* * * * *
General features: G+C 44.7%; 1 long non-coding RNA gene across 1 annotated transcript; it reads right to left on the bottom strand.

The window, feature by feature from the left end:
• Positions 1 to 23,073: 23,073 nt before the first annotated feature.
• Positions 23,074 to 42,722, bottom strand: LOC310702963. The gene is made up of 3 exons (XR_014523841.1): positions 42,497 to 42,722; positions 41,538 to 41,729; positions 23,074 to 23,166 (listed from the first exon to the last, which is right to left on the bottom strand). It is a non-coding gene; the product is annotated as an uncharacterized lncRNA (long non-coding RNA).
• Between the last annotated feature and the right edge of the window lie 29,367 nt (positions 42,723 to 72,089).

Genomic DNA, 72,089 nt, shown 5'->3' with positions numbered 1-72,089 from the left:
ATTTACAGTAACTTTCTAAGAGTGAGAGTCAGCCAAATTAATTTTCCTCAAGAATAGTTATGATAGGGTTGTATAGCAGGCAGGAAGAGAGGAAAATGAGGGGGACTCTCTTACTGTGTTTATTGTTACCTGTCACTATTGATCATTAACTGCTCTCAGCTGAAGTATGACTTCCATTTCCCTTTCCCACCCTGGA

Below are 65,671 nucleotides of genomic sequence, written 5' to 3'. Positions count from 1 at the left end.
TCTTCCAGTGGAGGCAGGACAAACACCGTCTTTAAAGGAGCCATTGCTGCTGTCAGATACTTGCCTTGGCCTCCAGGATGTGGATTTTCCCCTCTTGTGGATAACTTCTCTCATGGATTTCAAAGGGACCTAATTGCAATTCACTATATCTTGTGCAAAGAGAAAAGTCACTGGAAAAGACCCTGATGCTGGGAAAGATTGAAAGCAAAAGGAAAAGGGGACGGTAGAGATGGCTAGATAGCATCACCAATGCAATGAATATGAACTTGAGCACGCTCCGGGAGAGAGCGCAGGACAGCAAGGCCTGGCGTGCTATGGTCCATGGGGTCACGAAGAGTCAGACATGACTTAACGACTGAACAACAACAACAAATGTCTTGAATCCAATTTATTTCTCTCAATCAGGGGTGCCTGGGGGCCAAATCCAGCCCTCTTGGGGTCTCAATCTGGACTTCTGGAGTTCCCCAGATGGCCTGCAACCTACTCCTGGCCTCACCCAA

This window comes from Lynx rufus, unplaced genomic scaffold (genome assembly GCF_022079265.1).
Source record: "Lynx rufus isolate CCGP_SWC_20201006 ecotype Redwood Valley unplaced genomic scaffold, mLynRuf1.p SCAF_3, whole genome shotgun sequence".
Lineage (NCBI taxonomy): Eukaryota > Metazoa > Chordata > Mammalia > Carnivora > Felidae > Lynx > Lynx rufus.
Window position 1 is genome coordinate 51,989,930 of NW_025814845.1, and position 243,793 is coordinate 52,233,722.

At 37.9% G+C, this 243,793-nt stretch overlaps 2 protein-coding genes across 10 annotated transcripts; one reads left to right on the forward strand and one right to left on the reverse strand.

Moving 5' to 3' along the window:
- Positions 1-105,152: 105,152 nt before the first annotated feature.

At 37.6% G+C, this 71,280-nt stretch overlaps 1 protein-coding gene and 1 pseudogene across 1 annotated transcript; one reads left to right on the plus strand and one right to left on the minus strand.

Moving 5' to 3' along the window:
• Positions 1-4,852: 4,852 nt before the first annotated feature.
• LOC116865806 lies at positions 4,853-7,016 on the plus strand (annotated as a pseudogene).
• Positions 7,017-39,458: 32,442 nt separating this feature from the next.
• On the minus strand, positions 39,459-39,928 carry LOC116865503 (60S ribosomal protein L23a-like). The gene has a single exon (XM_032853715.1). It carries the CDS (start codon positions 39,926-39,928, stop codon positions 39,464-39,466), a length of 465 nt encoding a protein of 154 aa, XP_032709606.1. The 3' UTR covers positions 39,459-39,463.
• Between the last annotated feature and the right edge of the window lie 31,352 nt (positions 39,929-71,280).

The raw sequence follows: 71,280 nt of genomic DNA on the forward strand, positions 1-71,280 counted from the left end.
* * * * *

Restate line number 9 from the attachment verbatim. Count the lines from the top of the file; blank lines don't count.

TCTTCCAGTGGAGGCAGGACAAACACCGTCTTTAAAGGAGCCATTGCTGCTGTCAGATACTTGCCTTGGCCTCCAGGATGTGGATTTTCCCCTCTTGTGGATAACTTCTCTCATGGATTTCAAAGGGACCTAATTGCAATTCACTATATCTTGTGCAAAGAGAAAAGTCACTGGAAAAGACCCTGATGCTGGGAAAGATTGAAAGCAAAAGGAAAAGGGGACGGTAGAGATGGCTAGATAGCATCACCAATGCAATGAATATGAACTTGAGCACGCTCCGGGAGAGAGCGCAGGACAGCAAGGCCTGGCGTGCTATGGTCCATGGGGTCACGAAGAGTCAGACATGACTTAACGACTGAACAACAACAACAAATGTCTTGAATCCAATTTATTTCTCTCAATCAGGGGTGCCTGGGGGCCAAATCCAGCCCTCTTGGGGTCTCAATCTGGACTTCTGGAGTTCCCCAGATGGCCTGCAACCTACTCCTGGCCTCACCCAA